12 1180 M. M. SANCHEZ AND X. CHEN Our next work is to apply the knowledge obtained from the above investigation to guide practical non-inferiority trial design and analysis. We will report our practical experience and recommendation in a separate paper. APPENDIX A: SAS CODE FOR MLE USING PROC MIXED /*** A categorical variable trt time is dened to summarize the full interaction between treatment and time of treatment, that is, no specic time trend/pattern is assumed for the longitudinal treatment eect.***/ /*** For RCT, The baseline mean is assumed to be the same for the two treatments: the same trt time category at time = 0 for both treatments. ***/ if time = () then trt time = (); /*** Dierent trt time category for dierent treatments at the same post-treatment visits ***/ else if time = 1 then do; if trt = 1 then trt time = 11; else trt time = 12; end; else if time = 2 then do; if trt = 1 then trt time = 21; else trt time = 22; end; else if time = 3 then do; if trt = 1 then trt time = 31; else trt time = 32; end; else if time = 4 then do; if trt = 1 then trt time = 41; else trt time = 42; end; else if time = 5 then do; if trt = 1 then trt time = 51; else trt time = 52; end; /*** y =(y0;y1;y2;y3;y4;y5) represents the repeated measurements of response variable; an denotes the subject identication number; for each an, there are up to 6 dierent visits (denoted by time ) and 6 corresponded response values (y); the variance covariance of the repeated measurements for each subject ( an ) is assumed unstructured (type = un). ***/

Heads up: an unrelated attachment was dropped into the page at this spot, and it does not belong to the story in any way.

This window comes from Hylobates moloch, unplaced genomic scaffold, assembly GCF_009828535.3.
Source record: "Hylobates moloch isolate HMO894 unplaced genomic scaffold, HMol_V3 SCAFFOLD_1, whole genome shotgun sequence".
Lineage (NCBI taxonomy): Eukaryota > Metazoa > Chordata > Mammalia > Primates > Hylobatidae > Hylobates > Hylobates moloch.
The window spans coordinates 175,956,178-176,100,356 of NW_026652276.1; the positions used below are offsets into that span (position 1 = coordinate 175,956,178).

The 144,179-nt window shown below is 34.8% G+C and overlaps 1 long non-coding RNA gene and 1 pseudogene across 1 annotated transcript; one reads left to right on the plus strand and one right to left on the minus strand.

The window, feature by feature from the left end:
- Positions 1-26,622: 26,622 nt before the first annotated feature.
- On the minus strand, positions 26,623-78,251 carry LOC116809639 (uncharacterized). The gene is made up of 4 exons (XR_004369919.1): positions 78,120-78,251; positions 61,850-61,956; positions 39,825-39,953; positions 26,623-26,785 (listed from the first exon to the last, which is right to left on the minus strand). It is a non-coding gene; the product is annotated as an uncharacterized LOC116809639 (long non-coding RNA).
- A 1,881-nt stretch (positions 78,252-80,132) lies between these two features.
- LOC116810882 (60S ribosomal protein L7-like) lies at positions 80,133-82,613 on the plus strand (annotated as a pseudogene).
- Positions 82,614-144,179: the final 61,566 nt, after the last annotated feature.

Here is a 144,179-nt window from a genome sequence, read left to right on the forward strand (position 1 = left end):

13 CHOOSING THE ANALYSIS POPULATION IN NON-INFERIORITY STUDIES 1181 proc mixed alpha = 0:05; class an time trt time; model y = trt time; repeated time/type = un subject = an; /*** Based on the denition of trt time, the eleven coecients in the estimation function represent (baseline, trt 1 month 1, trt 2 month 1; :::, trt 1 month 5, trt 2 month 5). The following exemplied contrast thus estimates the treatment dierence at month. A 95 per cent condence interval will also be provided per option/cl. ***/ estimate trt di trt time /cl; run; ACKNOWLEDGEMENTS We would like to thank all the reviewers for their helpful comments and suggestions. REFERENCES 1. ICH Harmonised Tripartite Guideline. E9: statistical principles for clinical trials, Ebbutt AF, Firth L. Practical issues in equivalence trials. Statistics in Medicine 1998; Rohmel J. Therapeutic equivalence investigations: statistical considerations. Statistics in Medicine 1998; 17: Garrett AD. Therapeutic equivalence: fallacies and falsication. Statistics in Medicine 2003; 22: D Agostino RB, Massaro JM, Sullivan LM. Non-inferiority trials: design concepts and issues the encounters of academic consultants in statistics. Statistics in Medicine 2003; 22: Committee on Proprietary Medical Products Point-to-Consider. Points to consider on switching between superiority and non-inferiority. CPMP, Jones B, Jarvis P, Lewis JA, Ebbutt AF. Trials to assess equivalence: the importance of rigorous methods. British Medical Journal 1996; 313: Lachin JM. Statistical considerations in the intent-to-treat principle. Controlled Clinical Trials 2000; 21: Rubin, Donald B. Inference and missing data. Biometrika 1976; 63: Laird NM, Ware JH. Random-eects models for longitudinal data. Biometrics 1982; 38: ICH Harmonised Tripartite Guideline. E10: choice of control group and related issues in clinical trials, Temple R. Diculties in evaluating positive control trials. ASA Proceedings of the Biopharmaceutical Statistics 1983; 1 7.